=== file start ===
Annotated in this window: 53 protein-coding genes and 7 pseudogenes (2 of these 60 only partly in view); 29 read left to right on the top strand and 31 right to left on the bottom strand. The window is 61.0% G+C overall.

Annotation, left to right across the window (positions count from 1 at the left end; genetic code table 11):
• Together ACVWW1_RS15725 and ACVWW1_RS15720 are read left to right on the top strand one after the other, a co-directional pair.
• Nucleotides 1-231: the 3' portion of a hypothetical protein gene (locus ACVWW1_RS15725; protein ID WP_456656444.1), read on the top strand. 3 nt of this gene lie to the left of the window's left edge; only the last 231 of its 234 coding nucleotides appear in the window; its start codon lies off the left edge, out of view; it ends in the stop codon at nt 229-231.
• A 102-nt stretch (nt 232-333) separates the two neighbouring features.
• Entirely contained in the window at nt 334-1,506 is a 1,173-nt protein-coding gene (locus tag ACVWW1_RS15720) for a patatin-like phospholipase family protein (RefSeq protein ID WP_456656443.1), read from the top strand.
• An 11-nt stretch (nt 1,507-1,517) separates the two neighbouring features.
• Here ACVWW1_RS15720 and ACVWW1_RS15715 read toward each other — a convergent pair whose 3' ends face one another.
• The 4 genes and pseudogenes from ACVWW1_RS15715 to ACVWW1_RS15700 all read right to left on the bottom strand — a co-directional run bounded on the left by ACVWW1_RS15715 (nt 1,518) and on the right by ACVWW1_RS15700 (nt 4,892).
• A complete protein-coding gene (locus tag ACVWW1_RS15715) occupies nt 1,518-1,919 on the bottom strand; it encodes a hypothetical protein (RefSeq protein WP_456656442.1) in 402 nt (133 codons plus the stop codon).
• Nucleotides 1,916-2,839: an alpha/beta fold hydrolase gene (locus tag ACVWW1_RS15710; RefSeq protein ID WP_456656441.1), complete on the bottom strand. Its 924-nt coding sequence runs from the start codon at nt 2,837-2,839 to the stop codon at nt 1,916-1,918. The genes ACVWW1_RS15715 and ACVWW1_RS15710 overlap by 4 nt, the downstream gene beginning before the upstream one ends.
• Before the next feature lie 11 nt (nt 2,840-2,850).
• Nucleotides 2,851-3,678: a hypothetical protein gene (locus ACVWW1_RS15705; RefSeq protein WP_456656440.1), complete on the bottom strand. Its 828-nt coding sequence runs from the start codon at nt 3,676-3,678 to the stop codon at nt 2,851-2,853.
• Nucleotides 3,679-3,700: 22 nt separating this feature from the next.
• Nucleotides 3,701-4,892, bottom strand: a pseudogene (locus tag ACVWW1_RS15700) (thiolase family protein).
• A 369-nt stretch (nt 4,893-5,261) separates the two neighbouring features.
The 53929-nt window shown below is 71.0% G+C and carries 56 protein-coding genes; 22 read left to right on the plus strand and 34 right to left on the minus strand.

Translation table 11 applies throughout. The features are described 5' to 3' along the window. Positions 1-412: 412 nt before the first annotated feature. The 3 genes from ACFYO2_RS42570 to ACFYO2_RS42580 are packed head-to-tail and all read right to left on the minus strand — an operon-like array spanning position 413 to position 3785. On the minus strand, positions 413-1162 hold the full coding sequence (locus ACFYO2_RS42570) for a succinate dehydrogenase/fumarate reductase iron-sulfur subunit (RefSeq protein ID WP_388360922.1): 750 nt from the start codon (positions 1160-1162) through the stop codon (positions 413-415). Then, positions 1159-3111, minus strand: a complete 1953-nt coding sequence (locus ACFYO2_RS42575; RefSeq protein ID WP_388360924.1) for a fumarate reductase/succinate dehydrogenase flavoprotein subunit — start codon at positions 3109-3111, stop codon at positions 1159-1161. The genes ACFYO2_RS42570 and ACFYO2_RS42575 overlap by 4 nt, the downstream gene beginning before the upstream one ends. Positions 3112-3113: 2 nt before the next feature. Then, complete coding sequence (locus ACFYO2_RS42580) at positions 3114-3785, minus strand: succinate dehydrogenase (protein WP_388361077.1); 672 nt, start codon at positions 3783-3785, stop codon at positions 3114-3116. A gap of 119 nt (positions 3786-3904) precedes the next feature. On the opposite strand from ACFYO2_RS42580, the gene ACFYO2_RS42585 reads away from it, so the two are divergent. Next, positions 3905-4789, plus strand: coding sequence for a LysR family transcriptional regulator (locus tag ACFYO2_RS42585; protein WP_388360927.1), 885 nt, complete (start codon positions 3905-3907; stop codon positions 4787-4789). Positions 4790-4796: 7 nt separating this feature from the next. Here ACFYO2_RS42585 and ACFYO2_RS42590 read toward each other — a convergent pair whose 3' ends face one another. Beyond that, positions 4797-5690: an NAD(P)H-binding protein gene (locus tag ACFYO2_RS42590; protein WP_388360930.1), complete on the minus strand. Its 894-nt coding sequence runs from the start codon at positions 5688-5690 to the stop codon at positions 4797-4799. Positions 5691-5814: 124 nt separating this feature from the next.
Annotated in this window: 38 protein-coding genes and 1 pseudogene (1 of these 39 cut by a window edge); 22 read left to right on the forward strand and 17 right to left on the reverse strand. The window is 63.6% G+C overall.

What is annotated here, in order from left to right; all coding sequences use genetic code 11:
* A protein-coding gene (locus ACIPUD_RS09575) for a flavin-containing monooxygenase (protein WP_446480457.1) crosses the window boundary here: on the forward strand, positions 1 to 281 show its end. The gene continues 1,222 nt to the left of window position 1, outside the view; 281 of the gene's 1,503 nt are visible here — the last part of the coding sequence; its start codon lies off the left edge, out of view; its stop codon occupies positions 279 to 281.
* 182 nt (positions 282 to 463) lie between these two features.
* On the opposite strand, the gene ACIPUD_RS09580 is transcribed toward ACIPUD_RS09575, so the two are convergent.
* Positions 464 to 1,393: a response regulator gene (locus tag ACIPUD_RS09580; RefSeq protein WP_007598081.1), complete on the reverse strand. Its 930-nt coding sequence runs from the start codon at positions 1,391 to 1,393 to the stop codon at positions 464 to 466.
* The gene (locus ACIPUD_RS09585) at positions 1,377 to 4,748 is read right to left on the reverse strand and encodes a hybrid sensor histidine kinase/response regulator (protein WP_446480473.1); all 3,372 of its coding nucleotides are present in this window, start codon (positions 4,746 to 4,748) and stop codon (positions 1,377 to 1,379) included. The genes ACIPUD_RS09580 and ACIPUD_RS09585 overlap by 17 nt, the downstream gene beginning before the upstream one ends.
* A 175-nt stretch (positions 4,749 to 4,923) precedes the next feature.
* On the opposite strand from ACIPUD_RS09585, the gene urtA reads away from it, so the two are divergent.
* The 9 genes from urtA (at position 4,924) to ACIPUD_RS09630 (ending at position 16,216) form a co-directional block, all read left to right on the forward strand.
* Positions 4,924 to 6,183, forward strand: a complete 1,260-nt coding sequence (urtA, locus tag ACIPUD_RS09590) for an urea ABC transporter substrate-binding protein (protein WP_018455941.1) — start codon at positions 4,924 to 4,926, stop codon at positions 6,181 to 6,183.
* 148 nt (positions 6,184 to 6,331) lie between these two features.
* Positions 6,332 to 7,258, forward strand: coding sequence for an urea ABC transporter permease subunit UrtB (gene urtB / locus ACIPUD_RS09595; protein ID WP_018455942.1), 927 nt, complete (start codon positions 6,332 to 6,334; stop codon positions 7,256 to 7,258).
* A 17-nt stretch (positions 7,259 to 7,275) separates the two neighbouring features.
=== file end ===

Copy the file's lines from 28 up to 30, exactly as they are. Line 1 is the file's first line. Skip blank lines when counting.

* The 9 genes from urtA (at position 4,924) to ACIPUD_RS09630 (ending at position 16,216) form a co-directional block, all read left to right on the forward strand.
* Positions 4,924 to 6,183, forward strand: a complete 1,260-nt coding sequence (urtA, locus tag ACIPUD_RS09590) for an urea ABC transporter substrate-binding protein (protein WP_018455941.1) — start codon at positions 4,924 to 4,926, stop codon at positions 6,181 to 6,183.
* 148 nt (positions 6,184 to 6,331) lie between these two features.